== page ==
The Andover and Allegany County historical societies now have a new home, thanks to the support of many, including some Alfred State architecture students.
Earlier this month, the historical societies marked the “soft” opening of their new location at 11 E. Greenwood St. in Andover at the former Andover Hardware store building. Terry Palmiter, assistant professor in the Architecture and Design Department at Alfred State, noted that students in his historic preservation studio were involved in creating a design proposal for the building.
Palmiter and the students documented the existing structure and, based on the needs of the historical societies, created their proposal. Then, through posters, models, and discussion, they presented their concepts and solutions of the interior space and exterior façade to the members of the family of Teresa and Dick Joyce, who spearheaded the project, as well as interested community members.
The project, Palmiter said, has now “come full circle,” and that the results exhibit the students’ contribution to a successful civic engagement project.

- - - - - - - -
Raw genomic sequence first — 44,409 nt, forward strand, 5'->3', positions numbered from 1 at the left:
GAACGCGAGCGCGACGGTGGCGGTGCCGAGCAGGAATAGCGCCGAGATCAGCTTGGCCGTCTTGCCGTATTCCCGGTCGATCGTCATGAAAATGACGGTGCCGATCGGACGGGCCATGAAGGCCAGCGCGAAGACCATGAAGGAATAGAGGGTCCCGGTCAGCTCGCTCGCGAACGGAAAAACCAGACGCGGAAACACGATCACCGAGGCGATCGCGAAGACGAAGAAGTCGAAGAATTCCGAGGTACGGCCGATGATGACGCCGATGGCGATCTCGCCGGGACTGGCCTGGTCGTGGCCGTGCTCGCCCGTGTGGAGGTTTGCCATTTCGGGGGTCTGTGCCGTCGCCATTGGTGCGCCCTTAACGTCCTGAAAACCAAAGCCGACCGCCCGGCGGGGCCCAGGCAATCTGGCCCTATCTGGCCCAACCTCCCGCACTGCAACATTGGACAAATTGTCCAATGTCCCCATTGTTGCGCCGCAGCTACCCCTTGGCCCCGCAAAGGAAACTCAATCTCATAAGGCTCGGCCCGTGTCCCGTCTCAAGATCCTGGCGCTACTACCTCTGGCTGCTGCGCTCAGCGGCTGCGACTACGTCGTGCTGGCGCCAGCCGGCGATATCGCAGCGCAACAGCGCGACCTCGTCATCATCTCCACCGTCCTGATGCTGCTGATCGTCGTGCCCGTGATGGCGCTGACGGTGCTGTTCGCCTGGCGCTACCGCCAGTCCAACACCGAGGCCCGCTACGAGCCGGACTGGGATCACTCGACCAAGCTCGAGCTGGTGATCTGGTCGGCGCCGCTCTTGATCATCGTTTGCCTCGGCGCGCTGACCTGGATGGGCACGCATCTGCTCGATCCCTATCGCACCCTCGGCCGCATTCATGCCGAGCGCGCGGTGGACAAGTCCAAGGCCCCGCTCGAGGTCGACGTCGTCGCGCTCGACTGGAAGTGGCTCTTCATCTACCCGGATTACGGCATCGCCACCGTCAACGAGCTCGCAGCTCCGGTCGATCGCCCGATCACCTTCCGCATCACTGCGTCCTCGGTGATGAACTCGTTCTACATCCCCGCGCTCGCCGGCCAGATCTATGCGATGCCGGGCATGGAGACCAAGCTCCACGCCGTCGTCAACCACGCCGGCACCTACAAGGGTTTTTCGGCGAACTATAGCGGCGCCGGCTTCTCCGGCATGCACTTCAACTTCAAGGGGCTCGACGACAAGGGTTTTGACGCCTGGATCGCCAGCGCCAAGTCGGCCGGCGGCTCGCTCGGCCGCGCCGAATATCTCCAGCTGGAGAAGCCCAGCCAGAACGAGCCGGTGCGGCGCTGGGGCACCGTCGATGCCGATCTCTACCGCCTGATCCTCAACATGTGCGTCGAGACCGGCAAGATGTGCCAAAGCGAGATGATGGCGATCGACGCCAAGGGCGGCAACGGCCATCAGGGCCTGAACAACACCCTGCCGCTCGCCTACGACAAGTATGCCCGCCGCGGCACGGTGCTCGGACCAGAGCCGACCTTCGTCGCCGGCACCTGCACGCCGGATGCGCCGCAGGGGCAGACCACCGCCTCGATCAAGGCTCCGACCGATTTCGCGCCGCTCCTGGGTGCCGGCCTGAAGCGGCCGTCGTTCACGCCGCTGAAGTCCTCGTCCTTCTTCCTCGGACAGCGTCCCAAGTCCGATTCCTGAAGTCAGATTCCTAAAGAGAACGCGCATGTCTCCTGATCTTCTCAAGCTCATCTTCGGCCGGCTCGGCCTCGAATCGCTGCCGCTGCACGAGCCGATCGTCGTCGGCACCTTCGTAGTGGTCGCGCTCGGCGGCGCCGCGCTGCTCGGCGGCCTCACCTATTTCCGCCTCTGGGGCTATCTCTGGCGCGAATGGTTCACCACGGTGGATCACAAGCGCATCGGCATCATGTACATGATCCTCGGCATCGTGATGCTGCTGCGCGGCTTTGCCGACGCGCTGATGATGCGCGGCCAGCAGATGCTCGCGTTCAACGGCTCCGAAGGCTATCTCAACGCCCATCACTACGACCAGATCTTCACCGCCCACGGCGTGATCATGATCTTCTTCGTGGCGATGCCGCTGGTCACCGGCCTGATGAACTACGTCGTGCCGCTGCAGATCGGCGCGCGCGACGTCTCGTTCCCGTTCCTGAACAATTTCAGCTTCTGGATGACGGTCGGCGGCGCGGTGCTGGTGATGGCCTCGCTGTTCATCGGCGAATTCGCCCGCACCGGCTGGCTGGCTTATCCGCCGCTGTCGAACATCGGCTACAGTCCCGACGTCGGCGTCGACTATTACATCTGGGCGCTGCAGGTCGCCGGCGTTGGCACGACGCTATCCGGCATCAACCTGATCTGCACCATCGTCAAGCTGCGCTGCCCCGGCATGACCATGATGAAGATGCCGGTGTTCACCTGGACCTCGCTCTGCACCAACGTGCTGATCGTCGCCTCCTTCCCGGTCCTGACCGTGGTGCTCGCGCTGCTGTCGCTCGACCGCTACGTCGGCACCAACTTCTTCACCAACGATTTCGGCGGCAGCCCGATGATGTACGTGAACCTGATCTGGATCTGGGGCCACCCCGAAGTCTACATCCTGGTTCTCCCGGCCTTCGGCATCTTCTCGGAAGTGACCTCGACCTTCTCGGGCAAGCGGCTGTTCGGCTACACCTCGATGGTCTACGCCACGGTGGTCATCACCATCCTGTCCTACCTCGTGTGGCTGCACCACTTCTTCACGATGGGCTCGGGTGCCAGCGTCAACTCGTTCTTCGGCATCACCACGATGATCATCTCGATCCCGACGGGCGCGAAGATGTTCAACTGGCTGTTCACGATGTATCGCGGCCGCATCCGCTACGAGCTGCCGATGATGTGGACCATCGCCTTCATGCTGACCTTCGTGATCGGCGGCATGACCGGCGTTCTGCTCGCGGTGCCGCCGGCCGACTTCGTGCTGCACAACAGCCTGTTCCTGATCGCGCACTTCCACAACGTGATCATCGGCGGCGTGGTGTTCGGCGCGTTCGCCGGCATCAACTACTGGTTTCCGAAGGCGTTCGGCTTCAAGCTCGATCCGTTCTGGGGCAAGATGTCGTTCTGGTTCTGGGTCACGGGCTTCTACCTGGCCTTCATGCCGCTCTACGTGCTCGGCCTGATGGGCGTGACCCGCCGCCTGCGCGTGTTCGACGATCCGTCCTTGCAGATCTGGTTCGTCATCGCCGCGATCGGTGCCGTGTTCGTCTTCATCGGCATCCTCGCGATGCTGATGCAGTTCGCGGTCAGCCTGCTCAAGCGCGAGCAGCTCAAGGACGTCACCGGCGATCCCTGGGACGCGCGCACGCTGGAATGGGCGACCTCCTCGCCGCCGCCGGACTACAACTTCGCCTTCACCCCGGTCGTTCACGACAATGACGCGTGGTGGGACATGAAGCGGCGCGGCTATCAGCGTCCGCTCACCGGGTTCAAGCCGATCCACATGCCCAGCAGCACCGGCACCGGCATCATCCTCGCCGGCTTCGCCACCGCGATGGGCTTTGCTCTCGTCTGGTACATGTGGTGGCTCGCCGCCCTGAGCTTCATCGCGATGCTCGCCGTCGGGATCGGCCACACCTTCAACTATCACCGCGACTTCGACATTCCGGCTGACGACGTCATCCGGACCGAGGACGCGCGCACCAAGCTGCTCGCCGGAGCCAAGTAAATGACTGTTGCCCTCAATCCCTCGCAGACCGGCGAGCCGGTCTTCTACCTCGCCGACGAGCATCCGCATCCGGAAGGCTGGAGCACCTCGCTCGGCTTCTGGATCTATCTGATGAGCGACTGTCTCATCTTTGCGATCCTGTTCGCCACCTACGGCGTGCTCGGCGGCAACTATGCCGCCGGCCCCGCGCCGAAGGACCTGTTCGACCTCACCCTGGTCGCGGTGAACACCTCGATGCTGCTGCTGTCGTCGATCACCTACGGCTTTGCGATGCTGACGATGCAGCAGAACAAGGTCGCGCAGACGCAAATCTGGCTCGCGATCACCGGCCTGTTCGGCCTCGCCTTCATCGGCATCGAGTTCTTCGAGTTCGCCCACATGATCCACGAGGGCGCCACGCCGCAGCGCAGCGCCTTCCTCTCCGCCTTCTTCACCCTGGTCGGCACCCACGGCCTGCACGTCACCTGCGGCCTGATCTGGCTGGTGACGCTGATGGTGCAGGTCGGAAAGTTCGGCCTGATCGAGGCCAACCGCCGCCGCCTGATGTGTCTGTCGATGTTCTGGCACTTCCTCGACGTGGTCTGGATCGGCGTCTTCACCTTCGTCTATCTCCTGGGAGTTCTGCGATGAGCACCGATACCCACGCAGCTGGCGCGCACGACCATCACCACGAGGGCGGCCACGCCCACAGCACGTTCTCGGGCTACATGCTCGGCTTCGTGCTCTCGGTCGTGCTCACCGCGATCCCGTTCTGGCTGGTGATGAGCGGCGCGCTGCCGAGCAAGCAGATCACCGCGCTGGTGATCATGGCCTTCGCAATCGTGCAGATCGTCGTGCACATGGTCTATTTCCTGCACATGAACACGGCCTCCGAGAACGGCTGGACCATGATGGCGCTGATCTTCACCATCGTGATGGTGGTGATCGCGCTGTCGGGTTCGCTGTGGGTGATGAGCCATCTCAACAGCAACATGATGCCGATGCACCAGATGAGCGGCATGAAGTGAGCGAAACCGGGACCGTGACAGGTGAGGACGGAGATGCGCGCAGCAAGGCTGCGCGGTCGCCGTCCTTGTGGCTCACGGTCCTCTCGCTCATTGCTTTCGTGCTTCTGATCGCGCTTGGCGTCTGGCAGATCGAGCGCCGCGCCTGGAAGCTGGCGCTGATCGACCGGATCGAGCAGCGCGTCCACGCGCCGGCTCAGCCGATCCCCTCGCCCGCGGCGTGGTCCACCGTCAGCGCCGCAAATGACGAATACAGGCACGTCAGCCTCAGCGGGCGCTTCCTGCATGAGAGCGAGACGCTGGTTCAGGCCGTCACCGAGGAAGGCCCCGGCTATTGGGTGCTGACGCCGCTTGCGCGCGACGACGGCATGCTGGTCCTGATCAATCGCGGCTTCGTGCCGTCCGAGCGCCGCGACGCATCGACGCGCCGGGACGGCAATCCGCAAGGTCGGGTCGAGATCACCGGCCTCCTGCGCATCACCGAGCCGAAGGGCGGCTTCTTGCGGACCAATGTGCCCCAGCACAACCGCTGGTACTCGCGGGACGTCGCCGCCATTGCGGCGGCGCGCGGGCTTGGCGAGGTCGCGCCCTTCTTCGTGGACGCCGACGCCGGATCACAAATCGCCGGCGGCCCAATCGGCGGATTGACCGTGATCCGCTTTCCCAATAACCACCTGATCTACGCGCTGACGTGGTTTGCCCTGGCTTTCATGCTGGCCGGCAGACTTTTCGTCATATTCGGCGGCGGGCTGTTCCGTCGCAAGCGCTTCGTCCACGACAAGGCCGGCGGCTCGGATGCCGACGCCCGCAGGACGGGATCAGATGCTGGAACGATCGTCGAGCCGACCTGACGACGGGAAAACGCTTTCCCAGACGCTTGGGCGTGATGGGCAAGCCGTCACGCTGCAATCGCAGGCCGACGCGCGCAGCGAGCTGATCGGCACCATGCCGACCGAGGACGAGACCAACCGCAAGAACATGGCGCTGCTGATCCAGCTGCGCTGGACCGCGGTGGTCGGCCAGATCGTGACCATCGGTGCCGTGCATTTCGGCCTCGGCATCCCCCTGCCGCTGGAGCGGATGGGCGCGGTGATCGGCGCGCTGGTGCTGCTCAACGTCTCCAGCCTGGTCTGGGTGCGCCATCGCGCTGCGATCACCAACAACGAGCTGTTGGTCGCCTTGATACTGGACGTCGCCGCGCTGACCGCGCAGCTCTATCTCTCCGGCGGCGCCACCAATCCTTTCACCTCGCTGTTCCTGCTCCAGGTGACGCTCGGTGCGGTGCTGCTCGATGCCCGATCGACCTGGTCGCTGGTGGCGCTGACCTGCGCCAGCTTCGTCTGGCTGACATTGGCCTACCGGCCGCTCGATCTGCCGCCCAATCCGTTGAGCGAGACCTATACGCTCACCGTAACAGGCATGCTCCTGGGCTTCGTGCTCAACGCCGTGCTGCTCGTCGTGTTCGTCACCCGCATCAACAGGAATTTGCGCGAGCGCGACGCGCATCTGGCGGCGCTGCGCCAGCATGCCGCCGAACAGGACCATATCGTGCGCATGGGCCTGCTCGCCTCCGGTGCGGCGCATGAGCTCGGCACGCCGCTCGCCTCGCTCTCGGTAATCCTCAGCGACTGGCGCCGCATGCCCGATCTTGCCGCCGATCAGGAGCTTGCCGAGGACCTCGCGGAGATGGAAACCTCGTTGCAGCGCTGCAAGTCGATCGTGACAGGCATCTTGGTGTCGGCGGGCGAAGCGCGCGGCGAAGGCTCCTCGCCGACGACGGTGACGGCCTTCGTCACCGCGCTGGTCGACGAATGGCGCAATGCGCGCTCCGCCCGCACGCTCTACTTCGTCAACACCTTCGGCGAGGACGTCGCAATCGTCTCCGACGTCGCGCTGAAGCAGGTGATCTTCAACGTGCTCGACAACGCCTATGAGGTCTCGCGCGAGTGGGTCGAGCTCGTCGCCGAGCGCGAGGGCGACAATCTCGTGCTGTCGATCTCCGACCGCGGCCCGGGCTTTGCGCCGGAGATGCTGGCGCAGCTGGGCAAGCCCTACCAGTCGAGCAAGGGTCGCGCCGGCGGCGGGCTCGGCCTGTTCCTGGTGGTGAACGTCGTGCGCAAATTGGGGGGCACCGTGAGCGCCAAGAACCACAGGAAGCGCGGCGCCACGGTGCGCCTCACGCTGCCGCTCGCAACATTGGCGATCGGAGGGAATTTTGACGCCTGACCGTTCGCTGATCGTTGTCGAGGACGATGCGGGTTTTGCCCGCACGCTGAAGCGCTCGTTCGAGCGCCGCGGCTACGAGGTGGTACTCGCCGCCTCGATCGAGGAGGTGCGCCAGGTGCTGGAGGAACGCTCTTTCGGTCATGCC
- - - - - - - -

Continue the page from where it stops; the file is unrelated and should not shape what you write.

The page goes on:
“The students can be proud of the critical thinking and design concepts that they created,” he said. “Being involved with a community design project offers a serious edge to the educational experience of each student. For them, to see the results of their efforts completes the cycle.”
Students involved in the hardware project include Fernando Azevedo Satos, of Fortaleza, Brazil; Alexis Blair, of Clifton Springs; Steven Carpenter, of Tioga, PA; Leticia De Jesus Ribeiro, of Mato Grosso do Sul, Brazil; Samuel Frauenhofer, of Endicott; Andrew Hammond, of Hornell; Brandon Holley, of Livonia; Sarah Latona, of Mount Morris; Ricardo Maragh, of Brooklyn; John Nickerson, of Brocton; Camilla Ribeiro de Abreu, of New York City; Brandon Stefanik, of Sauquoit; and Sayaka Takeda, of Chiba, Japan. All are members of the architectural technology Bachelor of Science program, except for Hammond and Holley, who are Bachelor of Architecture majors.
The successful adaptive re-use of the old structure came about through the efforts of many, Palmiter said, most notably the Joyces, who expressed their appreciation to everyone involved at the soft opening earlier this month. The grand opening of the building will be held in the fall.